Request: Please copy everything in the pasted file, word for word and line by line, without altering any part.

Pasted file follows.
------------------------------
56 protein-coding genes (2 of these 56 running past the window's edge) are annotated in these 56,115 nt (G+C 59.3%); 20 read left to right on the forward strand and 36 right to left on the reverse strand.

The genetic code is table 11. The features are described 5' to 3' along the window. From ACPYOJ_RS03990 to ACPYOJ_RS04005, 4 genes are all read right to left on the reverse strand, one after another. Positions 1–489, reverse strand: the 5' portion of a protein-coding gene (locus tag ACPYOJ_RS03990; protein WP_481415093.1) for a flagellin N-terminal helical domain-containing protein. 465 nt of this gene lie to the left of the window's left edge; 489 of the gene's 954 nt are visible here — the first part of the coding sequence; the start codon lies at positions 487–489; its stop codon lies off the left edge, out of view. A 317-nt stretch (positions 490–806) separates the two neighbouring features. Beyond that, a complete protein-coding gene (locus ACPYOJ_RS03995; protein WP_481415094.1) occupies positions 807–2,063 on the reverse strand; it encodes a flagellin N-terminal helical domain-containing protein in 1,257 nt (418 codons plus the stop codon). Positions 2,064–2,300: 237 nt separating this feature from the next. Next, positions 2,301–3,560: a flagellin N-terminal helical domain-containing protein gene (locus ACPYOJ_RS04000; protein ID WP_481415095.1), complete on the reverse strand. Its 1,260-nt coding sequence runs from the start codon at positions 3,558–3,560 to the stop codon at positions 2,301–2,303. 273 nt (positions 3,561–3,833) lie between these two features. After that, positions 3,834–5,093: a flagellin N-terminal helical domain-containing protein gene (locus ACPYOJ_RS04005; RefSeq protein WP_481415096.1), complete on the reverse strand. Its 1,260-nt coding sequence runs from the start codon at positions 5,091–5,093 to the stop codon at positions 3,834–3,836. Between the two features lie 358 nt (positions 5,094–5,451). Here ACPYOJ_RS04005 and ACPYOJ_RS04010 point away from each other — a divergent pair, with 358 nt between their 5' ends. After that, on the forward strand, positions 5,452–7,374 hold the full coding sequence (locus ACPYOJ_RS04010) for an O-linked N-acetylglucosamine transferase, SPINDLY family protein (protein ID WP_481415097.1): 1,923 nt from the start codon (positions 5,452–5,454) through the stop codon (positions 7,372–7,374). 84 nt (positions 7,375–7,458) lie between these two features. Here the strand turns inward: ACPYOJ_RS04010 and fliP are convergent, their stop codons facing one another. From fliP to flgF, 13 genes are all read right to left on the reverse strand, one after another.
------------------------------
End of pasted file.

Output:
56 protein-coding genes (2 of these 56 running past the window's edge) are annotated in these 56,115 nt (G+C 59.3%); 20 read left to right on the forward strand and 36 right to left on the reverse strand.

The genetic code is table 11. The features are described 5' to 3' along the window. From ACPYOJ_RS03990 to ACPYOJ_RS04005, 4 genes are all read right to left on the reverse strand, one after another. Positions 1–489, reverse strand: the 5' portion of a protein-coding gene (locus tag ACPYOJ_RS03990; protein WP_481415093.1) for a flagellin N-terminal helical domain-containing protein. 465 nt of this gene lie to the left of the window's left edge; 489 of the gene's 954 nt are visible here — the first part of the coding sequence; the start codon lies at positions 487–489; its stop codon lies off the left edge, out of view. A 317-nt stretch (positions 490–806) separates the two neighbouring features. Beyond that, a complete protein-coding gene (locus ACPYOJ_RS03995; protein WP_481415094.1) occupies positions 807–2,063 on the reverse strand; it encodes a flagellin N-terminal helical domain-containing protein in 1,257 nt (418 codons plus the stop codon). Positions 2,064–2,300: 237 nt separating this feature from the next. Next, positions 2,301–3,560: a flagellin N-terminal helical domain-containing protein gene (locus ACPYOJ_RS04000; protein ID WP_481415095.1), complete on the reverse strand. Its 1,260-nt coding sequence runs from the start codon at positions 3,558–3,560 to the stop codon at positions 2,301–2,303. 273 nt (positions 3,561–3,833) lie between these two features. After that, positions 3,834–5,093: a flagellin N-terminal helical domain-containing protein gene (locus ACPYOJ_RS04005; RefSeq protein WP_481415096.1), complete on the reverse strand. Its 1,260-nt coding sequence runs from the start codon at positions 5,091–5,093 to the stop codon at positions 3,834–3,836. Between the two features lie 358 nt (positions 5,094–5,451). Here ACPYOJ_RS04005 and ACPYOJ_RS04010 point away from each other — a divergent pair, with 358 nt between their 5' ends. After that, on the forward strand, positions 5,452–7,374 hold the full coding sequence (locus ACPYOJ_RS04010) for an O-linked N-acetylglucosamine transferase, SPINDLY family protein (protein ID WP_481415097.1): 1,923 nt from the start codon (positions 5,452–5,454) through the stop codon (positions 7,372–7,374). 84 nt (positions 7,375–7,458) lie between these two features. Here the strand turns inward: ACPYOJ_RS04010 and fliP are convergent, their stop codons facing one another. From fliP to flgF, 13 genes are all read right to left on the reverse strand, one after another.